So, if someone is using their current data, that annual report SSA sends you, and fails to read that very small print that says this projection is based on you continuing to work at your current salary until full retirement age, they may be in for a very ugly surprise if they are counting on that money in the future as income to offset continuing inflation of the basics of life.
I personally think Social Security will be there in the future, at a reduced amount (more than 25% less), but it may not be there at all for the individual who stops work too early – that of course could effect Medicare – how much of the Medicare cost you would have to pay for yourself would be another concern as it normally would be subtracted from your Social Security benefits before you received the remainder in hand (minus taxes – yes, you get taxed on Social Security at this time).
The assumption generally is that if you’re financially able to retire much earlier than Social Security benefits kick in, you don’t really need those benefits too much.
It makes sense to me, actually. Why should the government give benefits to people who can clearly handle retirement already? It just taps an already overtaxed system.
I agree with you on the future of Social Security. I think it will exist, but I think benefits will eventually have to be cut. It’s probably Generation Y and the millennials (basically myself and people younger than me) who will wind up getting the raw deal out of it.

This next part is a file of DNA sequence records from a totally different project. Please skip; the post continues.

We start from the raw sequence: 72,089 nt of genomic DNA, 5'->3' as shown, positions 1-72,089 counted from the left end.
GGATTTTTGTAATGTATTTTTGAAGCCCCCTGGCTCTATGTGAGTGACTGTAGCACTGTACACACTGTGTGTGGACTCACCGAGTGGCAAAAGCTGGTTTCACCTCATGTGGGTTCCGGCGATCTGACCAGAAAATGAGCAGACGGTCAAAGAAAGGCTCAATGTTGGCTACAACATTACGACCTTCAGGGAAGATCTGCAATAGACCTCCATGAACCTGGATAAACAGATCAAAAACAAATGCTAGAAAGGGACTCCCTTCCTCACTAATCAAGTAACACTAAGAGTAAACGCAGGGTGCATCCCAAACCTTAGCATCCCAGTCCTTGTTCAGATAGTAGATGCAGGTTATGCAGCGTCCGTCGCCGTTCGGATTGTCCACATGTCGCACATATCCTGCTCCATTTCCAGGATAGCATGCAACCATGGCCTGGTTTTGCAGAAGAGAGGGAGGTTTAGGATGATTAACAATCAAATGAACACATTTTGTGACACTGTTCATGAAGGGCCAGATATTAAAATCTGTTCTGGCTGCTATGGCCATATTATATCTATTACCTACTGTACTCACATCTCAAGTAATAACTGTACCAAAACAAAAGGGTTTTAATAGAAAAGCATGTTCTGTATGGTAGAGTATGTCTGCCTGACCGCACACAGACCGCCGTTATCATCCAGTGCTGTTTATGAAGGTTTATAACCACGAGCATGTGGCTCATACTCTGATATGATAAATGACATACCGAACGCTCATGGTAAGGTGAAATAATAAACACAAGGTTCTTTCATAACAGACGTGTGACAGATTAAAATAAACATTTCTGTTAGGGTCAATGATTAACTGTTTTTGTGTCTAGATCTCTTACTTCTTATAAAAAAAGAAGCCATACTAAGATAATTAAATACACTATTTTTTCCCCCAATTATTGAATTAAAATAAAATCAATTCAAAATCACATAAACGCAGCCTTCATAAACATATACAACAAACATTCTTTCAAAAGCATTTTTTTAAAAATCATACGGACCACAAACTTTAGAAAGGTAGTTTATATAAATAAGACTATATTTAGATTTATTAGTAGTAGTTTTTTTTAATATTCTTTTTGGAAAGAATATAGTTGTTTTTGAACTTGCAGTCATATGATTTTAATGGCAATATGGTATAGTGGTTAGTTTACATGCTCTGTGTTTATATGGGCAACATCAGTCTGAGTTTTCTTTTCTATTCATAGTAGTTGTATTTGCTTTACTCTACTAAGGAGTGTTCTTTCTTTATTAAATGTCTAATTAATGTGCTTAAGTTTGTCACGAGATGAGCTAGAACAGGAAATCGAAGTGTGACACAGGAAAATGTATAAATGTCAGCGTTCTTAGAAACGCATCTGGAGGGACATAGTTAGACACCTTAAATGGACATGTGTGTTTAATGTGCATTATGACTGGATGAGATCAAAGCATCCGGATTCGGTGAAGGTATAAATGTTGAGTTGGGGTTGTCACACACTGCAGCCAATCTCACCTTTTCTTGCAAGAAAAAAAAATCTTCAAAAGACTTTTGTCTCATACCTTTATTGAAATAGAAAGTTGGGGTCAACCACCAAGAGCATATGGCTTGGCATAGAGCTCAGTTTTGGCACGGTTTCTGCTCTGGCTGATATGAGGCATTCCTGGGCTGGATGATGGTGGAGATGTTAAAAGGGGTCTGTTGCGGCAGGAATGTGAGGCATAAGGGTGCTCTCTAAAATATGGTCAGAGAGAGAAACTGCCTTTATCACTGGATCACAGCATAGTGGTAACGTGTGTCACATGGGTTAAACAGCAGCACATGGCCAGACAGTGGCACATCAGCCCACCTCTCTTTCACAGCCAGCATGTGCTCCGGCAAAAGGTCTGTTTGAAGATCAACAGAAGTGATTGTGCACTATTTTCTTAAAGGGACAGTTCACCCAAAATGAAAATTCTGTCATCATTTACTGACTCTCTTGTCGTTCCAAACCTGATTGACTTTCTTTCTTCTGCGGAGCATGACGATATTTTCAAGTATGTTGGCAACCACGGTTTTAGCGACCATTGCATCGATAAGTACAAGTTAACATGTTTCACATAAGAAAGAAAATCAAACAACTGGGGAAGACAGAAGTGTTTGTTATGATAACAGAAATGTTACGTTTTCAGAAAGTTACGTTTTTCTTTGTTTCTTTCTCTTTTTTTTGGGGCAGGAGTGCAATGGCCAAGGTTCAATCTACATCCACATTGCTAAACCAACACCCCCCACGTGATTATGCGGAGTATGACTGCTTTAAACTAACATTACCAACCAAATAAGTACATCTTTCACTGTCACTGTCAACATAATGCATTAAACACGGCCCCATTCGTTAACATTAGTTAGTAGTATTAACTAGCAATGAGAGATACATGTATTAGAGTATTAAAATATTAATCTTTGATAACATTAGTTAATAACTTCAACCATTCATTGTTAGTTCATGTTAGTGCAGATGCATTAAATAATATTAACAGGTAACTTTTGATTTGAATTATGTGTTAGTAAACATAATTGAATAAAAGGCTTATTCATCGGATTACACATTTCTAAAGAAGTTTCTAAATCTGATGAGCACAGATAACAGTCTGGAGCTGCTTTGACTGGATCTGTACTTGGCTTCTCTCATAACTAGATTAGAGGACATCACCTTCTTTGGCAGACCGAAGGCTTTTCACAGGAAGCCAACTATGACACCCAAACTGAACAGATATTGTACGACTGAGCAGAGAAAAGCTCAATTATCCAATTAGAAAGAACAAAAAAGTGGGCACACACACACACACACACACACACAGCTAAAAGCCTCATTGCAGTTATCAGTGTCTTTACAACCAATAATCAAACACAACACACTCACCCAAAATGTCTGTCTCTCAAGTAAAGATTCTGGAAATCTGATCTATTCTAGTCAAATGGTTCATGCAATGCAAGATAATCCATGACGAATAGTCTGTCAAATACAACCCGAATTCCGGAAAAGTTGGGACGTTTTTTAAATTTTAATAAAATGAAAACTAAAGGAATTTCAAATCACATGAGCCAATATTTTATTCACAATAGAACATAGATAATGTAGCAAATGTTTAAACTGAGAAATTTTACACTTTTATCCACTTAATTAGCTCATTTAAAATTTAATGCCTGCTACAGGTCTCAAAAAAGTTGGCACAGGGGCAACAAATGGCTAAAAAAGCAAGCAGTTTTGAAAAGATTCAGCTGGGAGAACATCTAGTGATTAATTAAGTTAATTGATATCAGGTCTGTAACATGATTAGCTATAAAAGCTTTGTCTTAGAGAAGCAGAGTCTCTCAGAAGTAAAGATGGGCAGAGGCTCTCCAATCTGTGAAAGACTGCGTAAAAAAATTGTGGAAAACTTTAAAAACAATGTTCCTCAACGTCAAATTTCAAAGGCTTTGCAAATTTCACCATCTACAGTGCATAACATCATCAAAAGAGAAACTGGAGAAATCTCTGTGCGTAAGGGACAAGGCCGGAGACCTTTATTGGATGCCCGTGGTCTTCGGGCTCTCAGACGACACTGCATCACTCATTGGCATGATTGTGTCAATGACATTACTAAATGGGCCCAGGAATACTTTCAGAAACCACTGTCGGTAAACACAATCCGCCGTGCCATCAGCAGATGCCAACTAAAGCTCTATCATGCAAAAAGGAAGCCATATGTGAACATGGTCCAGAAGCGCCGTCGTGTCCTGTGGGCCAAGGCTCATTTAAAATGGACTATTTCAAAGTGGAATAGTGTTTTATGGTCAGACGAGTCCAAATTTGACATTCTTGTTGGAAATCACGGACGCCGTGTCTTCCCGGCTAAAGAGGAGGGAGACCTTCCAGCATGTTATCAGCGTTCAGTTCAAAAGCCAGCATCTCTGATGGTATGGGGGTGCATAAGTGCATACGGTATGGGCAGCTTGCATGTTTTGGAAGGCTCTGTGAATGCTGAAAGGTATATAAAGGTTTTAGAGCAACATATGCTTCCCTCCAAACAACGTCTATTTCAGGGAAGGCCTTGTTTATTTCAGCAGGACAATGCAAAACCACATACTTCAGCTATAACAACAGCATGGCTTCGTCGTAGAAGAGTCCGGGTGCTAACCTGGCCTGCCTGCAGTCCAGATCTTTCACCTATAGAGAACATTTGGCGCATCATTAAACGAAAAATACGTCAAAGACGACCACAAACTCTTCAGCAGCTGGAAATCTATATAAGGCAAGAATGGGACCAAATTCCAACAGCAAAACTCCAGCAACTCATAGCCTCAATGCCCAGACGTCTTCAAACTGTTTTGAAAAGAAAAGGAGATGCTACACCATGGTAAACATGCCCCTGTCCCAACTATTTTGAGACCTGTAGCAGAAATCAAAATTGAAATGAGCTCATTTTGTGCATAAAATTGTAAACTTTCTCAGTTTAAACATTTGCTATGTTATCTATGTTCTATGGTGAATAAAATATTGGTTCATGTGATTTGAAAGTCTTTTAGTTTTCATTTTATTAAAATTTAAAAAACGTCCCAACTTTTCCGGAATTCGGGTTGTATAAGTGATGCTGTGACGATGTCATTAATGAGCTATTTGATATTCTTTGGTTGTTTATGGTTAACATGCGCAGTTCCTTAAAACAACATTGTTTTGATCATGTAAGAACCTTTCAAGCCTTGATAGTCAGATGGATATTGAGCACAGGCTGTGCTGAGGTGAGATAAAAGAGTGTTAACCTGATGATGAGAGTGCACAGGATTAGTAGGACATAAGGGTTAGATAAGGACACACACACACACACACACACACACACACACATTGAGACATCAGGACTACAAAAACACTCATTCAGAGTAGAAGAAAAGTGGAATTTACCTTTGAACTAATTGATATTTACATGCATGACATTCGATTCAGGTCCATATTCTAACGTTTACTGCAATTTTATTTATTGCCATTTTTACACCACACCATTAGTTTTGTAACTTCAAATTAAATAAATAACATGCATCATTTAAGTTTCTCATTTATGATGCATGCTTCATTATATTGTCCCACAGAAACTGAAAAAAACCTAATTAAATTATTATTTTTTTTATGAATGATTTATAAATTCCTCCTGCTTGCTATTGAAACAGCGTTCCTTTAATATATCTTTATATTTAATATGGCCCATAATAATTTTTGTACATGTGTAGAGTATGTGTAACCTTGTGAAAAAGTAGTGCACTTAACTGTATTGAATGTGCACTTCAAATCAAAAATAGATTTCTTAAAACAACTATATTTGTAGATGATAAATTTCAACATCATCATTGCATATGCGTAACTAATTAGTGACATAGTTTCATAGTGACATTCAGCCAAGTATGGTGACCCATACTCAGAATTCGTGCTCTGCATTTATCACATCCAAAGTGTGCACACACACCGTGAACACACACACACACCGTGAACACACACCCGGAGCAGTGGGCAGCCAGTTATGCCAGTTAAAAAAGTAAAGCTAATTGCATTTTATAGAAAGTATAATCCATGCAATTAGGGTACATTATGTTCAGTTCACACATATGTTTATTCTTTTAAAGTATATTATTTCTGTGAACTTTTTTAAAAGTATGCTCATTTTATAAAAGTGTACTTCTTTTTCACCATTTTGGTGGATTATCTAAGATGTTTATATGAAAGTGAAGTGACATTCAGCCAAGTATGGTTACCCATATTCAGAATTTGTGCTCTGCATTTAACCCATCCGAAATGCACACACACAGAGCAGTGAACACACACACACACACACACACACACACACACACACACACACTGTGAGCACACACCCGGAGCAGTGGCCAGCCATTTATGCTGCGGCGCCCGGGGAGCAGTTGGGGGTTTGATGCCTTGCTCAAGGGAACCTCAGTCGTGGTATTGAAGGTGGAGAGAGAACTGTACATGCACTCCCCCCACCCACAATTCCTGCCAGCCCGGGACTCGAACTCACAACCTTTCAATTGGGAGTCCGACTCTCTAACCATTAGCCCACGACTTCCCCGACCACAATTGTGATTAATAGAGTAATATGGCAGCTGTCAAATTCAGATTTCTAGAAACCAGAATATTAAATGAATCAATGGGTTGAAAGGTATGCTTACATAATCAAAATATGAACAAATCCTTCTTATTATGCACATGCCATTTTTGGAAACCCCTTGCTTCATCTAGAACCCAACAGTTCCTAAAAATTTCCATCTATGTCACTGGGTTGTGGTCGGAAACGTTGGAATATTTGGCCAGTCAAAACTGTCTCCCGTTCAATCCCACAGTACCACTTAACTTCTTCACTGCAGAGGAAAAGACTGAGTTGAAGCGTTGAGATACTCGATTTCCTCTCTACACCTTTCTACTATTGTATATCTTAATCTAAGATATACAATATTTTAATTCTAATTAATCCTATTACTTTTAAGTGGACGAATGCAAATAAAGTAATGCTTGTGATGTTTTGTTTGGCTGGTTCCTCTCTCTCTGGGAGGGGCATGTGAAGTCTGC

Q6: Gifts without guilt
Several years ago, I cashed out of an internet business that I started with three friends. I have enough money in the bank that I never have to work again nor does anyone in my immediate family and we can live very well.
I’m rather quiet about the money that I have because I don’t want it to cause rifts in the extended family. However, there are times when I really want to help out some of my family – particularly nieces and nephews – with their challenges. I would love to pay for my niece’s graduate school, for example, and I’d happily give my nephew seed money for the restaurant he’d like to start.
The problem is I can’t do this without causing problems with other members of the extended family. It’s all really bothering me lately. Do you have any ideas on how I can make this all work?
If someone in your family is self-centered enough to get angry with you for giving a relative a gift to help them out in life, then you’re going to have a very difficult time maintaining a great relationship with that person anyway.